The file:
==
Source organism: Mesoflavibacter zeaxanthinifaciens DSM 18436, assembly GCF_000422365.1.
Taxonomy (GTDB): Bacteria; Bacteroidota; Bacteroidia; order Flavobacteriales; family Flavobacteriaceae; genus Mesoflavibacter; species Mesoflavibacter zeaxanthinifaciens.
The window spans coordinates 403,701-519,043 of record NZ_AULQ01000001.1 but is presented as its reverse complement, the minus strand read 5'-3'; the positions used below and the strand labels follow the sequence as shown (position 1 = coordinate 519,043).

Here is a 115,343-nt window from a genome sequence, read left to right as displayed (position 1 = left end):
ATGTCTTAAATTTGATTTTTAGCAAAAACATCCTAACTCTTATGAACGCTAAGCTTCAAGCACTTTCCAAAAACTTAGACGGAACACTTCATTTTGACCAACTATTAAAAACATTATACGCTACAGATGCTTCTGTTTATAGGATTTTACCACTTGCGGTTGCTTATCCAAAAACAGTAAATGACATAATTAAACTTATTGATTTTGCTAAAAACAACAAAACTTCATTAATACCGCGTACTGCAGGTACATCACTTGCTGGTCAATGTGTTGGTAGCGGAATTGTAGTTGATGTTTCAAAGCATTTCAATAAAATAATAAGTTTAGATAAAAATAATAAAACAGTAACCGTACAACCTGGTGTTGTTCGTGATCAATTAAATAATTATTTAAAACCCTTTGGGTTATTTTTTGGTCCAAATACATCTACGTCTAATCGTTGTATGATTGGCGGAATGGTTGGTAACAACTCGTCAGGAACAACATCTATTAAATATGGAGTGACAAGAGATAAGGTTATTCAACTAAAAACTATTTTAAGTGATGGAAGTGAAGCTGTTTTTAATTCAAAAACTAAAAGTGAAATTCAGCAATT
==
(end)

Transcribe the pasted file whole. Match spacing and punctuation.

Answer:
Source organism: Mesoflavibacter zeaxanthinifaciens DSM 18436, assembly GCF_000422365.1.
Taxonomy (GTDB): Bacteria; Bacteroidota; Bacteroidia; order Flavobacteriales; family Flavobacteriaceae; genus Mesoflavibacter; species Mesoflavibacter zeaxanthinifaciens.
The window spans coordinates 403,701-519,043 of record NZ_AULQ01000001.1 but is presented as its reverse complement, the minus strand read 5'-3'; the positions used below and the strand labels follow the sequence as shown (position 1 = coordinate 519,043).

Here is a 115,343-nt window from a genome sequence, read left to right as displayed (position 1 = left end):
ATGTCTTAAATTTGATTTTTAGCAAAAACATCCTAACTCTTATGAACGCTAAGCTTCAAGCACTTTCCAAAAACTTAGACGGAACACTTCATTTTGACCAACTATTAAAAACATTATACGCTACAGATGCTTCTGTTTATAGGATTTTACCACTTGCGGTTGCTTATCCAAAAACAGTAAATGACATAATTAAACTTATTGATTTTGCTAAAAACAACAAAACTTCATTAATACCGCGTACTGCAGGTACATCACTTGCTGGTCAATGTGTTGGTAGCGGAATTGTAGTTGATGTTTCAAAGCATTTCAATAAAATAATAAGTTTAGATAAAAATAATAAAACAGTAACCGTACAACCTGGTGTTGTTCGTGATCAATTAAATAATTATTTAAAACCCTTTGGGTTATTTTTTGGTCCAAATACATCTACGTCTAATCGTTGTATGATTGGCGGAATGGTTGGTAACAACTCGTCAGGAACAACATCTATTAAATATGGAGTGACAAGAGATAAGGTTATTCAACTAAAAACTATTTTAAGTGATGGAAGTGAAGCTGTTTTTAATTCAAAAACTAAAAGTGAAATTCAGCAATT